A Twitter writer friend, John Wiswell, had the awesome idea of reading classic books for NaNoRemo: National Novel Reading Month. A bunch of us have jumped on the wagon and are perusing lists of classic books and trying to decide what to read. We’re tweeting our progress with the hashtag #NaNoReMo.

What constitutes a classic? Here’s a list to help: Modern Library 100 Best Novels. Thanks to Danielle La Paglia for the link.

I’ve seen film adaptations of several of the eBooks I downloaded, but have never read the actual books. I’m determined to rectify that, since more often than not the book is better than the film. I’ve already started my NaNoReMo with Frankenstein. I may try to fit The Strange Case of Dr. Jekyll and Mr. Hyde in as well, since some of the other participants are going to be reading it. Reading classic fiction can be hard, especially fiction that falls under the “literary” umbrella. Participant Tony Noland recommends two websites to help with reading a challenging book: How To Read a Difficult Book and Tough Tomes. Of course, if you’re not enjoying any book, don’t torture yourself. There’s nothing more agonizing than trying to plow through a book you’re not connecting with.

A great way to join us in NaNoReMo is through Amazon’s free eBook Kindle store. You don’t need a Kindle to download Kindle books. You can download the Kindle app to your PC, Mac or phone. I have Kindle on my iPhone 4. I have always had it and don’t really see the need to purchase a Kindle. My phone goes everywhere I go, so I can read anytime I like. Amazon has an iPhone app for its Kindle Store, too, so getting new titles is as easy as tapping the screen. I know free eBooks don’t have the best formatting, but they’re FREE! And when you’re a college student like I am, on a shoestring budget, FREE is GOOD. I can look past crappy formatting for now. But we all have different preferences when it comes to reading eBooks. If you have a hard time dealing with formatting issues, please see the section below on Project Gutenberg.

Amazon Kindle Store: Some of the classics I downloaded for FREE on Amazon’s Kindle Store:

  • The Adventures of Sherlock Holmes, by Sir Arthur Conan Doyle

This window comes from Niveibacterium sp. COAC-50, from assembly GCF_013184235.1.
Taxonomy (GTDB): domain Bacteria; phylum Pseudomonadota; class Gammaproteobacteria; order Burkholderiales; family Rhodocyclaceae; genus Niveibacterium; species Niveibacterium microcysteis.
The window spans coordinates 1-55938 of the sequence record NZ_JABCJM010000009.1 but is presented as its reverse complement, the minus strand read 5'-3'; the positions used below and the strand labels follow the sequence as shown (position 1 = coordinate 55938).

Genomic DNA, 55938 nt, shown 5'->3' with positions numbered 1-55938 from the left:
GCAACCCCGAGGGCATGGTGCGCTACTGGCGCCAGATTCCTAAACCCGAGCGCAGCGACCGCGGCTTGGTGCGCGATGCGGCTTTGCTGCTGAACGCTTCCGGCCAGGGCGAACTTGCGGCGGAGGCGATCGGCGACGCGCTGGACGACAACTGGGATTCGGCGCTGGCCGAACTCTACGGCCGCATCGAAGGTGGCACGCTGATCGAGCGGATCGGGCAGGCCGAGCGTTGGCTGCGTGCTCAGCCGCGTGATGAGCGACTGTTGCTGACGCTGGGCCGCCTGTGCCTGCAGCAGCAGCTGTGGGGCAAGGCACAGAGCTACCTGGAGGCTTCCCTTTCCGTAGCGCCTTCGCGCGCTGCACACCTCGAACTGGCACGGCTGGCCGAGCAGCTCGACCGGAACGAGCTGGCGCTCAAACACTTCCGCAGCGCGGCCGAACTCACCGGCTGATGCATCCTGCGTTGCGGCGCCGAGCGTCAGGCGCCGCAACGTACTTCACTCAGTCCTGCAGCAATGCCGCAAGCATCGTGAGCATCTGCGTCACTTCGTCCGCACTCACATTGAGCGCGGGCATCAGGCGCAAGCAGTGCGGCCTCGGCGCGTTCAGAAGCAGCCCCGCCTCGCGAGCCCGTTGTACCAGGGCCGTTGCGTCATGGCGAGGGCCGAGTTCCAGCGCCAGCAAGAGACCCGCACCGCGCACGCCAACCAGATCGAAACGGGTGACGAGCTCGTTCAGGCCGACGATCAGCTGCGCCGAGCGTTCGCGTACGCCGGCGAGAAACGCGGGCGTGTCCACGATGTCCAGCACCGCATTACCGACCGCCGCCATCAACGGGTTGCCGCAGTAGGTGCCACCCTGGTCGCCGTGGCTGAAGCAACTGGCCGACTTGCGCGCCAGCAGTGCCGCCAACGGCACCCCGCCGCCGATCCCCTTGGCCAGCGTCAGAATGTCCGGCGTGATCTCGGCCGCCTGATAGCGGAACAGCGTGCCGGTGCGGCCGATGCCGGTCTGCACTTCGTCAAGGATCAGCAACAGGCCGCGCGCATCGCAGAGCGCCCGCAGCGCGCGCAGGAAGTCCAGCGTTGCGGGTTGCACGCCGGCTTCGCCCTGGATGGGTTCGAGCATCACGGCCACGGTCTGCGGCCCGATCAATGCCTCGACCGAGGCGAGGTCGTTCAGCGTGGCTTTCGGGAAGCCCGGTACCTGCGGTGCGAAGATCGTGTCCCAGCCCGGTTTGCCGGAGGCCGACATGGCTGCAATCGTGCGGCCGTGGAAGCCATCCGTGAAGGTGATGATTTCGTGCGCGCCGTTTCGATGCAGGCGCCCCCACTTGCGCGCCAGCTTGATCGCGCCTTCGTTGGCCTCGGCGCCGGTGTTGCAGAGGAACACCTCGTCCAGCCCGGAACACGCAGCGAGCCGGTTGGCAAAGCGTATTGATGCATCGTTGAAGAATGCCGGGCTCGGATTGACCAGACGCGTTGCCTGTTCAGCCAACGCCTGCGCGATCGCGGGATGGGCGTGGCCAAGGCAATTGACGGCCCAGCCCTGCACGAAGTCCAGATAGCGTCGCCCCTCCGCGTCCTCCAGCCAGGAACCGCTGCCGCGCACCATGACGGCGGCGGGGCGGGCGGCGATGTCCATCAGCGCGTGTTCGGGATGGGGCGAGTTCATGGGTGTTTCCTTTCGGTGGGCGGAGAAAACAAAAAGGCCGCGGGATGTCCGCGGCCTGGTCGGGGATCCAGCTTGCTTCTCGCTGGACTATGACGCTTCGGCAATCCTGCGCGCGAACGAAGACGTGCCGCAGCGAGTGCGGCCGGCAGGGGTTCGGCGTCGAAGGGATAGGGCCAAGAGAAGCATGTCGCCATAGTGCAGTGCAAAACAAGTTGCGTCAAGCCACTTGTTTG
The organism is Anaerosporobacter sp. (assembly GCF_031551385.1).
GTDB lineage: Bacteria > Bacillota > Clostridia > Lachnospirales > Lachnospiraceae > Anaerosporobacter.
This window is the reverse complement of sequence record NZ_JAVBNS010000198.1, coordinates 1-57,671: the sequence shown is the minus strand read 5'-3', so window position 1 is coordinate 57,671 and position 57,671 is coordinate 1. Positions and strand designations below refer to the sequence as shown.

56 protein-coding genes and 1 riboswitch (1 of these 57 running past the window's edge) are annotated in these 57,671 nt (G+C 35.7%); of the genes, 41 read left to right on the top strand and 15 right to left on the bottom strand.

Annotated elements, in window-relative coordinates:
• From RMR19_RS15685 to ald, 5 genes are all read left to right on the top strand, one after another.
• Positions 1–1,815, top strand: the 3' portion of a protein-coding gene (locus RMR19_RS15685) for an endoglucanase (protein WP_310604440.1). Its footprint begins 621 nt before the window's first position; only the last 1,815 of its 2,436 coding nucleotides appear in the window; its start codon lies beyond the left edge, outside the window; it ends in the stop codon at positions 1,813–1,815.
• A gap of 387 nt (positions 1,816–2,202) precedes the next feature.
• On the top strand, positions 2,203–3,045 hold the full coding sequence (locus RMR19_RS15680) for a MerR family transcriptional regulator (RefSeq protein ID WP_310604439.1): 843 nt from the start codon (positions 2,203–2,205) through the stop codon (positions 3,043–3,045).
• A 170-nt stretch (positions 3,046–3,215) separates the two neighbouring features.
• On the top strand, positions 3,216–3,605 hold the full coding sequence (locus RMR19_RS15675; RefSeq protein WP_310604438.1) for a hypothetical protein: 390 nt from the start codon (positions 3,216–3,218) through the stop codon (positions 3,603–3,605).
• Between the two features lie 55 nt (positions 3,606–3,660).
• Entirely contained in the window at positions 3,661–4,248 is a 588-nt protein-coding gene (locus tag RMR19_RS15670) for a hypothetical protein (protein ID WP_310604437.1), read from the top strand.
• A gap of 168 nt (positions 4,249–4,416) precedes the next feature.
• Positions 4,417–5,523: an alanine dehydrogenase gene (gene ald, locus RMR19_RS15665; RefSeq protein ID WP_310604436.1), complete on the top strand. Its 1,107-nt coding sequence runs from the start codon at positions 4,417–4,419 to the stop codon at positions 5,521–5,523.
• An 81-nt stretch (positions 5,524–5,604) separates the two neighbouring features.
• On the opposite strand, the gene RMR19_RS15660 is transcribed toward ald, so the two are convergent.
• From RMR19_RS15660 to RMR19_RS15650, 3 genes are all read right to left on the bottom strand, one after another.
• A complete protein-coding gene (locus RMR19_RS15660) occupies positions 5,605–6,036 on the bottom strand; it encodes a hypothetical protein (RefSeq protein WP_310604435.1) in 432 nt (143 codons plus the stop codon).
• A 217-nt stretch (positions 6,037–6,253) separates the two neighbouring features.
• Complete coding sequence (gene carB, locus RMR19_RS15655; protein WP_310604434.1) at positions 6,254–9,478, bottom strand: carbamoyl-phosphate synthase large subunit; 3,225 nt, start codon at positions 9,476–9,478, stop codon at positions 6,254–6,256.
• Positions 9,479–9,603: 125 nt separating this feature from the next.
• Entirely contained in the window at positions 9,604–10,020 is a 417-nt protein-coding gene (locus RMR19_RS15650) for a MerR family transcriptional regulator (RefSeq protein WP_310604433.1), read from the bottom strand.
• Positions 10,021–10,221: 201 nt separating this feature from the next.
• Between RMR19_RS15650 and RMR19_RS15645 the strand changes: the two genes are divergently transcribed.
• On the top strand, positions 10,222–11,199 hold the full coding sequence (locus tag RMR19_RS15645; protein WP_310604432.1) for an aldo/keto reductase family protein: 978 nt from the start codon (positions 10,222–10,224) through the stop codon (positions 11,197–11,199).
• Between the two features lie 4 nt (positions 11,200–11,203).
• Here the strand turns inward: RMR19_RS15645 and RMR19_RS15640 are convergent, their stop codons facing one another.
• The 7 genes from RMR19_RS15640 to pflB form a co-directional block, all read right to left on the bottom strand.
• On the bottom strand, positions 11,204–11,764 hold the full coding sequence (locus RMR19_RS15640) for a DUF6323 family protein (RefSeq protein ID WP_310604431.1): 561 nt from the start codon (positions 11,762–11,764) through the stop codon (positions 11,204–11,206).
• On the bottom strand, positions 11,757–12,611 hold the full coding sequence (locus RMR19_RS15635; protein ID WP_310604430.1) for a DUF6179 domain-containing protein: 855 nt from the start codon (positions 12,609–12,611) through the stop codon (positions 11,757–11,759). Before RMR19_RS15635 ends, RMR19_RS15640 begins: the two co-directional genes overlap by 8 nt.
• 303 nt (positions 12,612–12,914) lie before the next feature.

• Around the World in Eighty Days, by Jules Verne
  • The Book of Dragons, by Edith Nesbit (started reading it before deciding on NaNoReMo)
  • The Devil’s Dictionary, by Ambrose Bierce
  • The Empty House and Other Stories, by Algernon Blackwood
  • Frankenstein, by Mary Shelley
  • The Island of Doctor Moreau, by H.G. Wells
  • A Journey to the Center of the Earth, by Jules Verne
  • The Land That Time Forgot, by Edgar Rice Burroughs
  • Moby Dick, by Herman Melville
  • The People of the Mist, by Henry Rider Haggard
  • The Strange Case of Dr. Jekyll and Mr. Hyde, by Robert Louis Stevenson
  • The Wind in the Willows, by Kenneth Grahame

Project Gutenberg: Another great site to get free eBooks for your Kindle app (as recommended by Sonia Lal) is Project Gutenberg, notable archive of public domain fiction. I visited the website last night and joyfully discovered that they have a mobile site…in beta testing, but I downloaded it to my phone desktop, anyway. It works sort of like Amazon’s Kindle Store. Sonia tells me PG’s formatting is better than the Amazon freebies, so that’s worth noting. I downloaded two books from there: Flatland: A Romance of Many Dimensions (Illustrated), by Edwin A. Abbot and The Time Machine, by H.G. Wells, just to test it and they do look great.

If you know any other websites that have free classic eBooks, please let me know in the comments section. I’m sure I’ll be blogging about the subject of frugal reading again soon.

With all of these choices for reading, there’s no reason you can’t join us for NaNoReMo.

C’mon, join the Classical Movement!